I became an activist because of the injustice I see every day in the world we live in and my disbelief that our government is not ready to create favorable policies for people like myself (members of the LGBTQ community) to exist. Many people like me choose to fight injustice not because were selected to or trained to be the change agents in our generation; rather, we sometimes wonder how we come to fill these shoes. Mostly, it’s a result of a combination of life experiences, the exposure to new views, or an awakening to the reality of the injustice happening around us.
The term—which combines the words ‘activist’ and ‘artist’ — refers to any form of creative expression that seeks to “fight and struggle against injustice and oppression—by any medium necessary.”
I have come to define myself as someone who believes in the power of creative expression for social change. Artivism developed in recent years as antiwar and anti-globalization protests emerged and proliferated. In many cases, artivists attempt to push political agendas through their art, but a focus on raising social and environmental awareness is also common. In addition to using traditional mediums like film and music to raise awareness or push for change, an artivist can also be involved in culture jamming, subvertising, street art, spoken word, and protesting. Artivism’s roots stem from a 1997 gathering between Chicano artists from East Los Angeles and the Zapatistas in Chiapas, Mexico.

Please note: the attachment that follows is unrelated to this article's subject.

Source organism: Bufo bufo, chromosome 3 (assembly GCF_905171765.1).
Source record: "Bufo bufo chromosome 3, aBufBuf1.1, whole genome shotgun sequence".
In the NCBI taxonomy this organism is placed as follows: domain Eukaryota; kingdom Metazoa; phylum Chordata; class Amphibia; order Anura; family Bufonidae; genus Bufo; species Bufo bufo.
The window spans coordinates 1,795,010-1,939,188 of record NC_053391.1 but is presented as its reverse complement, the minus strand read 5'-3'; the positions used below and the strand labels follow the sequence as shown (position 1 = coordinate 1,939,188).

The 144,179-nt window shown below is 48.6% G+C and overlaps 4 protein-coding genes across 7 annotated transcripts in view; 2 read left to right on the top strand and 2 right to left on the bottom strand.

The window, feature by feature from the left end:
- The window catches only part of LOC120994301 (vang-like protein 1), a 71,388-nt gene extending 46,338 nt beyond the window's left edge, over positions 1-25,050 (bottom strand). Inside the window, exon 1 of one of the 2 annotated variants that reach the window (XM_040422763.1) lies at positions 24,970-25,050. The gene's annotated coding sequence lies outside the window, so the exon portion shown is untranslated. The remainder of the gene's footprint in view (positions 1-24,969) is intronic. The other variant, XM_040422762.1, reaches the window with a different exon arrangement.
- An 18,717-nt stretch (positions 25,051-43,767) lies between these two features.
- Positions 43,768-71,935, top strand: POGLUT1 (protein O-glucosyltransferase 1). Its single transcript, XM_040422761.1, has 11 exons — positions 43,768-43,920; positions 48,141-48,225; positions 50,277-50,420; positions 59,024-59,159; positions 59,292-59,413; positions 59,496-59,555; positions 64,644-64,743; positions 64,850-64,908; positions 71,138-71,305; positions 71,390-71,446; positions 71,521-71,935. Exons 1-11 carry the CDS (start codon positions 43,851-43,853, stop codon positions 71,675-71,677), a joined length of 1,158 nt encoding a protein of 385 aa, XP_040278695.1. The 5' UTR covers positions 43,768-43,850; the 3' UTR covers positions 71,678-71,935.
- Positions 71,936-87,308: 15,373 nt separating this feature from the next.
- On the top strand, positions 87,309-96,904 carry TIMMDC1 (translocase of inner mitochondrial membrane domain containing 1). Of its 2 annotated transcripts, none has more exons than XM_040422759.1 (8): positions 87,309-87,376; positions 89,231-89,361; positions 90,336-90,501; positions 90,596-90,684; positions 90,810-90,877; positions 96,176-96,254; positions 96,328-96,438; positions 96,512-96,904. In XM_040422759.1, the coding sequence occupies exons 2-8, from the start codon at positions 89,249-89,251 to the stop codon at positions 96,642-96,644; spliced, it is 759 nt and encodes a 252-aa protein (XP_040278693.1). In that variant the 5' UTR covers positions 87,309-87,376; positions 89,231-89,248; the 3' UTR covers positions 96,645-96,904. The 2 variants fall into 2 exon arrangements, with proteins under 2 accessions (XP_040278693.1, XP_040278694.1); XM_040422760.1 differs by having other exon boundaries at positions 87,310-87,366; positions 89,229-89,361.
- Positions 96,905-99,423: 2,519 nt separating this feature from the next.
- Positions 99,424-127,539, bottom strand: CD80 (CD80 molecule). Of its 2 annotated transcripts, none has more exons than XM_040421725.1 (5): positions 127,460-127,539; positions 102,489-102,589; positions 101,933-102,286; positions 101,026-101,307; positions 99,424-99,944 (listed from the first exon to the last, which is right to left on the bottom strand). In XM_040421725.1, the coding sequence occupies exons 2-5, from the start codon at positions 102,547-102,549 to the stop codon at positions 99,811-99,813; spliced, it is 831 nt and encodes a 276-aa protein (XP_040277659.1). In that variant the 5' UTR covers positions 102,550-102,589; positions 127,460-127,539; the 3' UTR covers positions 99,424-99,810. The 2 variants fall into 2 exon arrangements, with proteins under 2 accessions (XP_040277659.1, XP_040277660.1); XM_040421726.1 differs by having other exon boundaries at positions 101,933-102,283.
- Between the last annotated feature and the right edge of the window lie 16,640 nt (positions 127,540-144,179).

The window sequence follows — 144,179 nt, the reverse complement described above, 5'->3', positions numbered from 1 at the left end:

Activism challenges the status quo and asks for a different way of thinking. It is a form of nonviolent activism. Artivism is a form of expression that, like art, conveys artists’ discontent for this world and their search for a new form of being. This is my way of seeing the world: if the world does not fit you, you should create a world where you do fit.